In 1982, Professor Scott E. Rice at San Jose State University created the Bulwer-Lytton Fiction Contest, and it is my favorite thing in the world that I can’t drink or blow up. Every year, writers from all across America write and submit the opening lines to terrible novels that don’t actually exist, and every year the judges pick winners, and they are all fucking gold. Here’s 2015’s winner, written by Dr. Joel Phillips, who was proud enough of his education to include his PhD on his Terrible Writing Contest submission, totally oblivious to how I would eventually make fun of him for it right now:

Seeing how the victim’s body, or what remained of it, was wedged between the grill of the Peterbilt 389 and the bumper of the 2008 Cadillac Escalade EXT, officer “Dirk” Dirksen wondered why reporters always used the phrase “sandwiched” to describe such a scene since there was nothing appetizing about it, but still, he thought, they might have a point because some of this would probably end up on the front of his shirt.

6 Artists Who Failed So Hard They Ended Up Succeeding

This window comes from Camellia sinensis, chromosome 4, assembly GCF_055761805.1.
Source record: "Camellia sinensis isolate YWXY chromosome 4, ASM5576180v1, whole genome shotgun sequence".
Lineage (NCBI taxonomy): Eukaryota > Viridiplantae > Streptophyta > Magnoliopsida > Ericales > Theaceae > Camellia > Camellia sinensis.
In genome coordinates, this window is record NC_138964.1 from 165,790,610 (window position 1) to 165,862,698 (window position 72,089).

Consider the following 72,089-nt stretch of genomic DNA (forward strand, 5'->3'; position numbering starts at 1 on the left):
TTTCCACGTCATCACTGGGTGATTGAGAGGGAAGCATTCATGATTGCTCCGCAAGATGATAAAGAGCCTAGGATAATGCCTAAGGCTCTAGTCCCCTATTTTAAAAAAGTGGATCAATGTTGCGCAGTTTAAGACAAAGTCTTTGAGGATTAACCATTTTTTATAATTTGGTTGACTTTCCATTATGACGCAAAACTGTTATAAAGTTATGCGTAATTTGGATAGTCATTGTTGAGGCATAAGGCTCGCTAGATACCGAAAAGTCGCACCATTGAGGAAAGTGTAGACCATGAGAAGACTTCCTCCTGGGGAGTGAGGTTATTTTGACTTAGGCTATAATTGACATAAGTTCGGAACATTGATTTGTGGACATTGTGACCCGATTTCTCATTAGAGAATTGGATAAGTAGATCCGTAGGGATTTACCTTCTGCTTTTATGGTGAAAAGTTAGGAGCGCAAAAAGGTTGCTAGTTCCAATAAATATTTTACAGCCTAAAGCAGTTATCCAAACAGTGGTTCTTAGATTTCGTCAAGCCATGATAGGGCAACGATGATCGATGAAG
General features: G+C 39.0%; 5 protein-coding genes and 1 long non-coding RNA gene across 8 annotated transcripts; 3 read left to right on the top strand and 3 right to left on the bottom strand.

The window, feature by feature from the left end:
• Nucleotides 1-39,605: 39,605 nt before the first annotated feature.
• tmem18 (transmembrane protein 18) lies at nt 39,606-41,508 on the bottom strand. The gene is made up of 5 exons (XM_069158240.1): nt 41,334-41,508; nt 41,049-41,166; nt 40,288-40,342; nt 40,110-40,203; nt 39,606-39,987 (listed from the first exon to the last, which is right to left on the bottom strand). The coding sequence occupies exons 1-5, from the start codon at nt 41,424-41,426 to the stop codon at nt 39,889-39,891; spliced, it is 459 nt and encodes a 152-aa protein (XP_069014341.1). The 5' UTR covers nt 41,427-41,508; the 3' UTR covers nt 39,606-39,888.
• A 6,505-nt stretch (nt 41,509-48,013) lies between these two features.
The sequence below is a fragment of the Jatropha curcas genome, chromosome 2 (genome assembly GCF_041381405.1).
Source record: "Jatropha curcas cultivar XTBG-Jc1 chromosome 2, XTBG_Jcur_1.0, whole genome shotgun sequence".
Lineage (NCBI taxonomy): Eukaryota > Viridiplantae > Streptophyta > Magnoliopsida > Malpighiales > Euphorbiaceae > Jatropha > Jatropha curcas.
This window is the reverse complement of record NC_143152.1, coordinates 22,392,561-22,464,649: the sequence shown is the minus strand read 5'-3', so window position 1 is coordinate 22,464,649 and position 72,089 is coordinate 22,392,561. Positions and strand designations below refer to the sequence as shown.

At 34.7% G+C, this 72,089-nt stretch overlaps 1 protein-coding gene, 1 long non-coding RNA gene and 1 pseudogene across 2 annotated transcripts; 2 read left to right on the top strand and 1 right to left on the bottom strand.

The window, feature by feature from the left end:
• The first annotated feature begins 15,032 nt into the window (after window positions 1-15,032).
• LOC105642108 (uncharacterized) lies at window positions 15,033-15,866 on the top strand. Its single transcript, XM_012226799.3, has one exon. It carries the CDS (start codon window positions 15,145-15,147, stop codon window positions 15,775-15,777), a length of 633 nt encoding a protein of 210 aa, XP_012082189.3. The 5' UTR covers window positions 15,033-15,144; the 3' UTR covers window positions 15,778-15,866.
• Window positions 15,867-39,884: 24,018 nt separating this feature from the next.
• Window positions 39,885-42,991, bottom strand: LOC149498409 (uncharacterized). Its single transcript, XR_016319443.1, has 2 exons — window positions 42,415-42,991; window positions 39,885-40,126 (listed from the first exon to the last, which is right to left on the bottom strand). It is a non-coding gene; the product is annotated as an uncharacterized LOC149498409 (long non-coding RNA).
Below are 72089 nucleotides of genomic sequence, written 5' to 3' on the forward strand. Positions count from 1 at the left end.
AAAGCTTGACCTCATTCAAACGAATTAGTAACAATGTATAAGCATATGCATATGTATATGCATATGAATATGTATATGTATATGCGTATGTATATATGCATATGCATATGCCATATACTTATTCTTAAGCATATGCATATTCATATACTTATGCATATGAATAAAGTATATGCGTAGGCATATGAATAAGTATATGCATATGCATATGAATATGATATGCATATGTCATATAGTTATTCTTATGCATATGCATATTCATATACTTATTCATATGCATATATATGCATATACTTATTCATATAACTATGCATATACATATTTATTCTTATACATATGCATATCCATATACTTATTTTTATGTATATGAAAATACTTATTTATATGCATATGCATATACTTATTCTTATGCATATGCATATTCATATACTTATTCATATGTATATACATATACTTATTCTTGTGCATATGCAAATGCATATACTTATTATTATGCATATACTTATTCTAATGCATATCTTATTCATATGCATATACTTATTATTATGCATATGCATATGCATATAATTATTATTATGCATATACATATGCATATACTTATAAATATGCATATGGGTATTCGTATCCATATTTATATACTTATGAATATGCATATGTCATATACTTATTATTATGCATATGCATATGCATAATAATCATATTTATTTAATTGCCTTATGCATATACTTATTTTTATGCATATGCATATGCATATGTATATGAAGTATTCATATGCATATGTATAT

Lytton Strachey and Virginia Woolf.

On Feb. 19 I proposed to Virginia, and was accepted. It was an awkward moment, as you may imagine, especially as I realised, the very minute it was happening, that the whole thing was repulsive to me. Her sense was amazing, and luckily it turned out that she’s not in love. The result was that I was able to manage a fairly honorable retreat.


for Paper magazine, March 2014

Photographer: Holly Falconer

Stylist: John William

Models: Morwenna Lytton Cobbold at Nevs Model Agency

Make up: Philippe Miletto

Hair: Michael Jones at House of Orange using Kevin Murphy 

Photographer’s assistant: Alex Craddock

Stylist’s assistant: Marthe Engdal

Studio: 4th Floor Studios, London,

Large (Wikimedia)

Sir Edward John Poynter painted Faithful Unto Death in 1865.

Add “first Slade Professor at University College, London” and the Tate’s summary of Poynter fits him well: “English painter, draughtsman, decorative designer and museum official.” That is, practically everything.

Here, though, we see his work at the outset of his career, when he had just started to show work at the Royal Academy.

Perhaps that accounts for the clearly deliberate audience pandering he engages in, painting a character of a popular novel (Edward Bulwer-Lytton’s The Last Days of Pompeii) in a tragically heroic moment of dutifulness: ignoring the coins around his feet and the death behind him, as the Walker Art Gallery puts it, he “stands at his post whilst Pompeii and its citizens are destroyed by the eruption of Vesuvius.”

In his defense the moment isn’t wholly ludicrous—Bulwer-Lytton gleaned inspiration for the story from the body of a fully-armed guard found in the excavations at Pompeii.

Nonetheless, there is just a little bit of the same spirit that runs through Pompeii in 3D running through Faithful Unto Death.